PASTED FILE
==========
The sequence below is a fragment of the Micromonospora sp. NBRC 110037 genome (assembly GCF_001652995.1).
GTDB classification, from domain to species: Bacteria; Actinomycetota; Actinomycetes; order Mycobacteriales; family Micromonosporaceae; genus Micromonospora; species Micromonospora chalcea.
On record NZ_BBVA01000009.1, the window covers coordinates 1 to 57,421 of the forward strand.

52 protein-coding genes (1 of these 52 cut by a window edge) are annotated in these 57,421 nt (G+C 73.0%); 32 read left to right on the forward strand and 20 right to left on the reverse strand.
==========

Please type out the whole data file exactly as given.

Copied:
The sequence below is a fragment of the Micromonospora sp. NBRC 110037 genome (assembly GCF_001652995.1).
GTDB classification, from domain to species: Bacteria; Actinomycetota; Actinomycetes; order Mycobacteriales; family Micromonosporaceae; genus Micromonospora; species Micromonospora chalcea.
On record NZ_BBVA01000009.1, the window covers coordinates 1 to 57,421 of the forward strand.

52 protein-coding genes (1 of these 52 cut by a window edge) are annotated in these 57,421 nt (G+C 73.0%); 32 read left to right on the forward strand and 20 right to left on the reverse strand.